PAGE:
Berlin: The water level on the Rhine river, which has been sinking during an extended period of dry weather, increased by several centimetres in western Germany on Saturday, according to official figures.
At Kaub, between the cities of Mainz and Koblenz in the west of the country, the Federal Waterways and Shipping Administration (WSV) said the benchmark water level was at 44 cm on Saturday morning, up from 35 cm at noon on Friday, reports dpa news agency.
Amid the dry weather, the low water levels are affecting how much cargo ships can transport along the waterway.
WSV data showed that the actual depth of the channel at Kaub was 1.45 metres on Friday.
Officials said that projections indicate that the water level could rise to 1.50 metres by Tuesday and then start sinking again.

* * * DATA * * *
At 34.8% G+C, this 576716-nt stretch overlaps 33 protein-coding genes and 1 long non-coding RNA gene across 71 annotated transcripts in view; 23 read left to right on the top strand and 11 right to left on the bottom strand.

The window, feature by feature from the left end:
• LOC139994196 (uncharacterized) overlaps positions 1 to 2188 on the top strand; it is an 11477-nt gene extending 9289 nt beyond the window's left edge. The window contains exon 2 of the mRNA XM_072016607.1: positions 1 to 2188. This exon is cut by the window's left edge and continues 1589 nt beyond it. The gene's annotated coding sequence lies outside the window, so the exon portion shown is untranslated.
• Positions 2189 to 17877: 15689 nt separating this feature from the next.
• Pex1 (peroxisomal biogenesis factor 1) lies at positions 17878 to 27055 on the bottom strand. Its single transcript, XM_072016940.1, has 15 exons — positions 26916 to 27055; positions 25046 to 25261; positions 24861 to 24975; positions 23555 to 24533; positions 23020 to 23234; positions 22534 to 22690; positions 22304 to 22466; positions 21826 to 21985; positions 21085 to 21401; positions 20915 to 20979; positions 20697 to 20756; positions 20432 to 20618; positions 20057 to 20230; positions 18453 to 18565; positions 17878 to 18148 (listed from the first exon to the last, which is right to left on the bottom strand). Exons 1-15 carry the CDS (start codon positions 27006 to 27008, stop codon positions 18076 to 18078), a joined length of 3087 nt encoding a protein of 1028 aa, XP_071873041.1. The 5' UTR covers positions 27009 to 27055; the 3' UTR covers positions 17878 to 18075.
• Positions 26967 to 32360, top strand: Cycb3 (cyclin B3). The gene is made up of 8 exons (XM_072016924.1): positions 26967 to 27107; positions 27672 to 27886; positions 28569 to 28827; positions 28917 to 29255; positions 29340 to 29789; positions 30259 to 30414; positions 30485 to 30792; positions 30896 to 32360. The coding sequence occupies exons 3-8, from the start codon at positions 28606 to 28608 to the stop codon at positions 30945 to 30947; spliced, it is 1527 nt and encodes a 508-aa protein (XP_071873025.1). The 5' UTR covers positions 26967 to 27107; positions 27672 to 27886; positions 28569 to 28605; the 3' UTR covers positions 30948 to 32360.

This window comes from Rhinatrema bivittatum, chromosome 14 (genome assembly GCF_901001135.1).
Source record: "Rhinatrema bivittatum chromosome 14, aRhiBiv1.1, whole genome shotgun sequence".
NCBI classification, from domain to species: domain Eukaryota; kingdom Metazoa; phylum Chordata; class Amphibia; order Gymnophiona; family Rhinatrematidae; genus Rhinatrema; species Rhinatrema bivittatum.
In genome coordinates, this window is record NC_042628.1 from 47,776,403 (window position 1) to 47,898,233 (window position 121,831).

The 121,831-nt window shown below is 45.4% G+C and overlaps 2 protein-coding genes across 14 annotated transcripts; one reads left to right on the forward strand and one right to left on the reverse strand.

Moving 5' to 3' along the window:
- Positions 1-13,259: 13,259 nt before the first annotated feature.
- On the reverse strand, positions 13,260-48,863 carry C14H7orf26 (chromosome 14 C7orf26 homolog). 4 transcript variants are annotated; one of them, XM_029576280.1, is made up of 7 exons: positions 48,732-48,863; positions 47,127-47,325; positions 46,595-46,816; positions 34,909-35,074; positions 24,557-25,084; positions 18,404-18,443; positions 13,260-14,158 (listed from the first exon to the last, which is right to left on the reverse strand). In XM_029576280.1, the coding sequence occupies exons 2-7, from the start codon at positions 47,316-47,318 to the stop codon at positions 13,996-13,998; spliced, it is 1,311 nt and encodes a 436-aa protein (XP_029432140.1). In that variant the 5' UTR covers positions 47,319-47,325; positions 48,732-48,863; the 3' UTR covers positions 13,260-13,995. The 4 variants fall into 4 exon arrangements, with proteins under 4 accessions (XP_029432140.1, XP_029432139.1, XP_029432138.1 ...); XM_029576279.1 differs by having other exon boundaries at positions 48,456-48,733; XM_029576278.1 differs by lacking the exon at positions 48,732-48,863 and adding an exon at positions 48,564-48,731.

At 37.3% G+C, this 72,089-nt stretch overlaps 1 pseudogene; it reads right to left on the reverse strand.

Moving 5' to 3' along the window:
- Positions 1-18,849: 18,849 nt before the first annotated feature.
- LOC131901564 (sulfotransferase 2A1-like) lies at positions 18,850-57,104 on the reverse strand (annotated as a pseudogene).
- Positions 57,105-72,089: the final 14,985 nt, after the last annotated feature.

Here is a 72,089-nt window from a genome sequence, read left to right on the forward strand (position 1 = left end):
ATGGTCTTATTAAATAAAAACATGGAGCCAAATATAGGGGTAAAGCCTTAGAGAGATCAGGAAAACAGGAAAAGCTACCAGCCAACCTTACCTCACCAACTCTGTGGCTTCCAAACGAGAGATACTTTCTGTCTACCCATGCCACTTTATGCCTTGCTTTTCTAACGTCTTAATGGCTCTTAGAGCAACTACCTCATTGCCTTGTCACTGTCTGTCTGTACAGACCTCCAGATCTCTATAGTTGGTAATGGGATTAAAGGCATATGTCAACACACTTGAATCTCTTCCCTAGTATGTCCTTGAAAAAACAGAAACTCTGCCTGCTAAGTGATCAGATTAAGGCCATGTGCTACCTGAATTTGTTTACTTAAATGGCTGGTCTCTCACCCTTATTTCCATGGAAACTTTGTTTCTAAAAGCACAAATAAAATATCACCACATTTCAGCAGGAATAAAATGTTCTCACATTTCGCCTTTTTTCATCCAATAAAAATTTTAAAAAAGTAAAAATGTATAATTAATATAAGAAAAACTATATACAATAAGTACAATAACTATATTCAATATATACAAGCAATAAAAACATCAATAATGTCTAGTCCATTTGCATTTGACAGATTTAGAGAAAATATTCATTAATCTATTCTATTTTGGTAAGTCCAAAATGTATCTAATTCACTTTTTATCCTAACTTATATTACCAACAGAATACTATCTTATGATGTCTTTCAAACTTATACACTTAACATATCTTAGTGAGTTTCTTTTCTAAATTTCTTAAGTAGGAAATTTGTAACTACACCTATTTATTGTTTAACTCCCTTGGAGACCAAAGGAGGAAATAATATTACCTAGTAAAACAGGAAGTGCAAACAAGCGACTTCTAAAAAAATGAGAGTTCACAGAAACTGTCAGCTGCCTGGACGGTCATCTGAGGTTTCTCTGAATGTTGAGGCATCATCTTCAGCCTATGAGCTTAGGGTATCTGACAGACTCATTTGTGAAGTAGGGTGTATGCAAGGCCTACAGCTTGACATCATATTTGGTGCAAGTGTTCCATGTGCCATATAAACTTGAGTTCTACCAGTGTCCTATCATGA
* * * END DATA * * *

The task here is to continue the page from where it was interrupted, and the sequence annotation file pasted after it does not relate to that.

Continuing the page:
Kaub in Rhineland-Palatinate state is an important interface for shipping on the Rhine.
The water levels there are of particular importance because the river is very shallow at this point.
Freight and passenger ships have been struggling with low water levels for weeks.
Skippers have had to take the draught of the ship into account when loading their cargo.
At low water levels they can carry less freight, and at some point transport by river becomes uneconomical.
The goods would then have to be taken by road or rail.